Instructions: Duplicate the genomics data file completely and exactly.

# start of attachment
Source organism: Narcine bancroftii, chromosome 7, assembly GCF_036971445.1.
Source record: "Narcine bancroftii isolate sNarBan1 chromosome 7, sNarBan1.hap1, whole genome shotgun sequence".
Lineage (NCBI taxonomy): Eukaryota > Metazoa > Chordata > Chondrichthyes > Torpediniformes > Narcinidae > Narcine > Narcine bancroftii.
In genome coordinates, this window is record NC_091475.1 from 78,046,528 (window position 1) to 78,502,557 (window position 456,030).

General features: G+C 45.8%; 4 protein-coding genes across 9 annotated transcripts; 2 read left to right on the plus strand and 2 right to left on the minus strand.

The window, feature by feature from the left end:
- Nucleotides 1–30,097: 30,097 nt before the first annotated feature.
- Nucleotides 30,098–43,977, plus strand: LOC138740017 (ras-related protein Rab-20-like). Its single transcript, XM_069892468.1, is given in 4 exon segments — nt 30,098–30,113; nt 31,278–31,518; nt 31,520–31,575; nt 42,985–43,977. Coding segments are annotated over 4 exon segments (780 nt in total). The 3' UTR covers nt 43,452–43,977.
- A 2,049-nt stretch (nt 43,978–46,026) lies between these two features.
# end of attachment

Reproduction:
Source organism: Narcine bancroftii, chromosome 7, assembly GCF_036971445.1.
Source record: "Narcine bancroftii isolate sNarBan1 chromosome 7, sNarBan1.hap1, whole genome shotgun sequence".
Lineage (NCBI taxonomy): Eukaryota > Metazoa > Chordata > Chondrichthyes > Torpediniformes > Narcinidae > Narcine > Narcine bancroftii.
In genome coordinates, this window is record NC_091475.1 from 78,046,528 (window position 1) to 78,502,557 (window position 456,030).

General features: G+C 45.8%; 4 protein-coding genes across 9 annotated transcripts; 2 read left to right on the plus strand and 2 right to left on the minus strand.

The window, feature by feature from the left end:
- Nucleotides 1–30,097: 30,097 nt before the first annotated feature.
- Nucleotides 30,098–43,977, plus strand: LOC138740017 (ras-related protein Rab-20-like). Its single transcript, XM_069892468.1, is given in 4 exon segments — nt 30,098–30,113; nt 31,278–31,518; nt 31,520–31,575; nt 42,985–43,977. Coding segments are annotated over 4 exon segments (780 nt in total). The 3' UTR covers nt 43,452–43,977.
- A 2,049-nt stretch (nt 43,978–46,026) lies between these two features.